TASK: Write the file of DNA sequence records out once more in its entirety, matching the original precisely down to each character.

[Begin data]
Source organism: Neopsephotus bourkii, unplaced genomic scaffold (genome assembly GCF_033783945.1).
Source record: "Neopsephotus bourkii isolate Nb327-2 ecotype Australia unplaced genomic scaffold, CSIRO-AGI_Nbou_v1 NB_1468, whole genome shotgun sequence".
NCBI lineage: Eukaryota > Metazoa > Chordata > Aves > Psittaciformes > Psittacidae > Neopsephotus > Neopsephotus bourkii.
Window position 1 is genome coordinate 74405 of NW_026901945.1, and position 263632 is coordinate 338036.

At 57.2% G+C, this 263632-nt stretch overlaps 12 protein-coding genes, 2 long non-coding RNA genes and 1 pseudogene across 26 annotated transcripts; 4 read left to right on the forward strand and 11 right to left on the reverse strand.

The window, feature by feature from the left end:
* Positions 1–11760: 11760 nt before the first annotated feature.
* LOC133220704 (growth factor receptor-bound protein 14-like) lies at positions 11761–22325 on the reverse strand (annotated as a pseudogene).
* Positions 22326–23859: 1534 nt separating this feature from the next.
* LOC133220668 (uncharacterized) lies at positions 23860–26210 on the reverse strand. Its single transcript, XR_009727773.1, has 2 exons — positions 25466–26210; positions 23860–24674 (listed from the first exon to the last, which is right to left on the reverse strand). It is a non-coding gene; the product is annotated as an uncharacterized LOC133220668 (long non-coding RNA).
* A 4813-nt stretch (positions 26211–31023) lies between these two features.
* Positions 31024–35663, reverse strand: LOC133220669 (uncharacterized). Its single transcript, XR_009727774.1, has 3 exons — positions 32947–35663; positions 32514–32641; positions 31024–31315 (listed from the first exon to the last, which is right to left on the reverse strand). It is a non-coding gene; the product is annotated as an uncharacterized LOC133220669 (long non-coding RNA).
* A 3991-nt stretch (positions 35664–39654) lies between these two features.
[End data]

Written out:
Source organism: Neopsephotus bourkii, unplaced genomic scaffold (genome assembly GCF_033783945.1).
Source record: "Neopsephotus bourkii isolate Nb327-2 ecotype Australia unplaced genomic scaffold, CSIRO-AGI_Nbou_v1 NB_1468, whole genome shotgun sequence".
NCBI lineage: Eukaryota > Metazoa > Chordata > Aves > Psittaciformes > Psittacidae > Neopsephotus > Neopsephotus bourkii.
Window position 1 is genome coordinate 74405 of NW_026901945.1, and position 263632 is coordinate 338036.

At 57.2% G+C, this 263632-nt stretch overlaps 12 protein-coding genes, 2 long non-coding RNA genes and 1 pseudogene across 26 annotated transcripts; 4 read left to right on the forward strand and 11 right to left on the reverse strand.

The window, feature by feature from the left end:
* Positions 1–11760: 11760 nt before the first annotated feature.
* LOC133220704 (growth factor receptor-bound protein 14-like) lies at positions 11761–22325 on the reverse strand (annotated as a pseudogene).
* Positions 22326–23859: 1534 nt separating this feature from the next.
* LOC133220668 (uncharacterized) lies at positions 23860–26210 on the reverse strand. Its single transcript, XR_009727773.1, has 2 exons — positions 25466–26210; positions 23860–24674 (listed from the first exon to the last, which is right to left on the reverse strand). It is a non-coding gene; the product is annotated as an uncharacterized LOC133220668 (long non-coding RNA).
* A 4813-nt stretch (positions 26211–31023) lies between these two features.
* Positions 31024–35663, reverse strand: LOC133220669 (uncharacterized). Its single transcript, XR_009727774.1, has 3 exons — positions 32947–35663; positions 32514–32641; positions 31024–31315 (listed from the first exon to the last, which is right to left on the reverse strand). It is a non-coding gene; the product is annotated as an uncharacterized LOC133220669 (long non-coding RNA).
* A 3991-nt stretch (positions 35664–39654) lies between these two features.